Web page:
| The muddy waters of the Ganga at Simaria, where the centuries-old fair is held. Picture by Ashok Sinha |
Simaria (Begusarai), Nov. 26: What’s not for fit for earthly consumption is good enough to be offered for divine blessings.
Devotees at the month-long Kalpvas mela — a centuries-old religious congregation that is on till Wednesday — are for the first time boiling Ganga water for drinking.
“The Ganga is no longer safe and hygienic. So the devotees are drinking boiled river water on our advice. Experts have warned us against the high level of pollution in the river,” said Ramsreshtha Jha, general secretary of the Simaria Ghat Mela Committee.
Many devotees at the ghat in Begusarai district, 110km northeast of Patna, told The Telegraph that they, for the first time, were under “strict instructions” from the organisers to drink boiled river water only.
But does the “holy” water lose its divinity if boiled? Chairman of the Bihar Religious Trust Board Kishore Kunal doesn’t think so. “Technically, there is no objection to the devotees drinking boiled water for health and hygiene reasons,” he said. “The water is boiled with the help of a fire, which in our Vedas is the Agni Devata.”
Kunal, a former IPS officer, was, however, quick to add that only “pure water” taken from the river should be used for performing puja.
“I am sure the devotees are not using boiled water for ritualistic ablutions,” he said.
Religious leaders at the mela did appear a tad embarrassed when asked how the river water, which is not fit for consumption by humans, could be used in prayers to the gods and goddesses. “See, our faith (Hinduism) is not rigid. The faithful have been given the liberty to adjust to the emerging conditions. That is the secret for the survival of Hinduism for so long,” Kunal countered.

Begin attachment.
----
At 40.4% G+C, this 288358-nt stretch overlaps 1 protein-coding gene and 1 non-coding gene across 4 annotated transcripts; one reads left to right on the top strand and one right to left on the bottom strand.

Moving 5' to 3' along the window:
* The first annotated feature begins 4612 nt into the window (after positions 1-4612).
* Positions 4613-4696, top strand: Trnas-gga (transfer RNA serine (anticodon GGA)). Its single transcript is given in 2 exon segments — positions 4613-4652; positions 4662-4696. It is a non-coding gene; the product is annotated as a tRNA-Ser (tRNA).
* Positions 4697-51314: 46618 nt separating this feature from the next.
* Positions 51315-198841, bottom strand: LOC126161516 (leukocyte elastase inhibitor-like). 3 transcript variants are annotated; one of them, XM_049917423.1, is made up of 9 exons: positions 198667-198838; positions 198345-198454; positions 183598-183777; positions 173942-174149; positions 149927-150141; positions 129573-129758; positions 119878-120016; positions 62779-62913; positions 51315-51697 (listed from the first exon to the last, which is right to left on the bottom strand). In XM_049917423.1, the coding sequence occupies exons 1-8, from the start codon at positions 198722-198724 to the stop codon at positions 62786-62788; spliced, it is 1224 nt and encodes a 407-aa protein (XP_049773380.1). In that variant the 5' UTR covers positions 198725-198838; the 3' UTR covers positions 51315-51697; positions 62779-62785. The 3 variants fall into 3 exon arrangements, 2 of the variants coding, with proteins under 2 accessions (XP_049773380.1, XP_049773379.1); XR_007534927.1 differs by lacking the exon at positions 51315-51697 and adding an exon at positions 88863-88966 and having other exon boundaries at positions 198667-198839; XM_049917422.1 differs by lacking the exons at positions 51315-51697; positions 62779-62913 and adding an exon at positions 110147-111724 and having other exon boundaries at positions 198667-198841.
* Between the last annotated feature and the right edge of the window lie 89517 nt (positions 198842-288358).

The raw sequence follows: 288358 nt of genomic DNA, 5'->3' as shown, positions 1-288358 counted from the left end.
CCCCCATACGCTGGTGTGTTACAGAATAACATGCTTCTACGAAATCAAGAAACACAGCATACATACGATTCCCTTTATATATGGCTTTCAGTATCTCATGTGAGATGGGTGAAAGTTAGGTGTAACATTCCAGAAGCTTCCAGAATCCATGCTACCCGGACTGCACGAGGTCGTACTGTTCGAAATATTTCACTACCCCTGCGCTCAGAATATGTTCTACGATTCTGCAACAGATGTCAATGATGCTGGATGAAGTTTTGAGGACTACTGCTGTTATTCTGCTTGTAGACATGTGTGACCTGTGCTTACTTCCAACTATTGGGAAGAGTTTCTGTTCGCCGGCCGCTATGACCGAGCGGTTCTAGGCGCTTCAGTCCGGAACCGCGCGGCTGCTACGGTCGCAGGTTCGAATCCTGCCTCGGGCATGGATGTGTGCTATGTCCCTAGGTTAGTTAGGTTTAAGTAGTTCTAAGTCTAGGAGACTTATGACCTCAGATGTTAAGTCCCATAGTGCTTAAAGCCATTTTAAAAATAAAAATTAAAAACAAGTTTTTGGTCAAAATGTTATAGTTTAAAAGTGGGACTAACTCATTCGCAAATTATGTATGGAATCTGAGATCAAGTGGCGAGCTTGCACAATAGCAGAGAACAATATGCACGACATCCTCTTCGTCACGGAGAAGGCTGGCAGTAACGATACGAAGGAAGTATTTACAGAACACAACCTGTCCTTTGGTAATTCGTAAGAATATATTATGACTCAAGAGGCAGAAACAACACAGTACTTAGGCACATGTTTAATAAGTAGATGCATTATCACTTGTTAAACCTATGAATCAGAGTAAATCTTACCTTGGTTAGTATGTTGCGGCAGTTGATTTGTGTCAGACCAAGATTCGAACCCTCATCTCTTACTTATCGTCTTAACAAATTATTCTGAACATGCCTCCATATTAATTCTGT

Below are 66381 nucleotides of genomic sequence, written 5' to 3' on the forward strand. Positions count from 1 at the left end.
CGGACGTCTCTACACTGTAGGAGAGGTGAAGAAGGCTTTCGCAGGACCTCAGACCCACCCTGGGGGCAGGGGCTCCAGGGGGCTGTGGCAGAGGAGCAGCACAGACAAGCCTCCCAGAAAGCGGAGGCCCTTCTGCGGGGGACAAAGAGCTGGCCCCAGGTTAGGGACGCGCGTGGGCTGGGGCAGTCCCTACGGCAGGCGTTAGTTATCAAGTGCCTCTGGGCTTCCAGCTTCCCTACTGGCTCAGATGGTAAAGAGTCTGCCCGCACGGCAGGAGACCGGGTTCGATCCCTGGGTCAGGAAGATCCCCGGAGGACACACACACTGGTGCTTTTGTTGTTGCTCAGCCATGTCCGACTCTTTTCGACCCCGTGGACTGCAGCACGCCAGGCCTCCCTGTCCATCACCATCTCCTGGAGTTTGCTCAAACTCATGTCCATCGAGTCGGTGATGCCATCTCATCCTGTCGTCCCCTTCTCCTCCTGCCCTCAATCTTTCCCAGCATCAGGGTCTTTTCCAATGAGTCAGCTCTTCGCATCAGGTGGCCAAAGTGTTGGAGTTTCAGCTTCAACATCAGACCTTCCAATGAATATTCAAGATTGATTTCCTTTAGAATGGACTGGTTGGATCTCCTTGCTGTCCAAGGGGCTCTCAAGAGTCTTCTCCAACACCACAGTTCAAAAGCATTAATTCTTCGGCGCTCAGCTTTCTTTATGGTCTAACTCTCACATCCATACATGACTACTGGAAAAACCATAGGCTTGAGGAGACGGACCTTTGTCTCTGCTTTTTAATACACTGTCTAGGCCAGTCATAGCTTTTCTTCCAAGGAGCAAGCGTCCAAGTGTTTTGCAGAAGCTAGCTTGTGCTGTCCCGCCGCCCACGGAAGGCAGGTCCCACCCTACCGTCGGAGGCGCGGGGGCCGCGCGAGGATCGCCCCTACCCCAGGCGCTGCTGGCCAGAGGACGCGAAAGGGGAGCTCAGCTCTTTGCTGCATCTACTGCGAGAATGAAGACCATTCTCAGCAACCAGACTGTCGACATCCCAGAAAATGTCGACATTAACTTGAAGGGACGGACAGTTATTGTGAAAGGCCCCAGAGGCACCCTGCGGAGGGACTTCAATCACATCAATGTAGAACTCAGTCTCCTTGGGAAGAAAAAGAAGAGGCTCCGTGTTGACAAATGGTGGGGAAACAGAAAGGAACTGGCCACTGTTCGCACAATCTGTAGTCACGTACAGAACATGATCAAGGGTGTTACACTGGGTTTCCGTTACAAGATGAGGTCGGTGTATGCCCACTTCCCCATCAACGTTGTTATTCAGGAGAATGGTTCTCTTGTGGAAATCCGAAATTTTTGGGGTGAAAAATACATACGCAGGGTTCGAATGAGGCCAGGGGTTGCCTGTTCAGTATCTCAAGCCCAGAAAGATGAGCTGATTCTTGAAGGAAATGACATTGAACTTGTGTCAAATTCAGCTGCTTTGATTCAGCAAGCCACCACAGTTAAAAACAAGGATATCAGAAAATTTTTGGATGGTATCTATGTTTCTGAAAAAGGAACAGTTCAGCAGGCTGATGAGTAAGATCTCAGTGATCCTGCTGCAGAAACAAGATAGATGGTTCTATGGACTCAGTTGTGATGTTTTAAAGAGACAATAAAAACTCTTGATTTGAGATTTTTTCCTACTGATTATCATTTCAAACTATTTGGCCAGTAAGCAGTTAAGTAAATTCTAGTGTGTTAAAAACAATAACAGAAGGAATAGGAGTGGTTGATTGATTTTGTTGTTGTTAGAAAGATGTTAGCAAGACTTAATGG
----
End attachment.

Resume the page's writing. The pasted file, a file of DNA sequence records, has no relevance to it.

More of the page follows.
If anything, the drinking of boiled river water is a stark reminder of the fact that India’s holiest and largest stream that passes through 11 states and has an estimated 2.9 billion litres of human sewage discharged in it has turned polluted.
The fair attracts devotees from as far as Bhutan and Nepal besides Uttar Pradesh, Odisha, Punjab and various parts of Bihar. A big controversy dogged the mela last year with a sadhu, Swami Chidatman, undergoing a fast — backed by the BJP and some local entrepreneurs — demanding upgrading of the site to that of the venues for the Kumbh mela which is organised only at Prayag, Haridwar, Ujjain and Nasik.
Kunal and the mela management officials quoted sources from the Puranas and the sastras to establish that the Simaria Ghat mela has been in vogue for the last 1,500 years. Local residents recalled how the first Prime Minister, Jawaharlal Nehru, had visited the fair after inaugurating the bridge on the Ganga from Mokama to Simaria Ghat in 1959.
Religious lore has it that Raja Janaka, king of Janakpur and father of Sita, had undergone penance at the site attaining liberation from the curse of Parikshita and earning the title of Videh.
Rama’s Ganga has turned maili where his father-in-law underwent the great penance.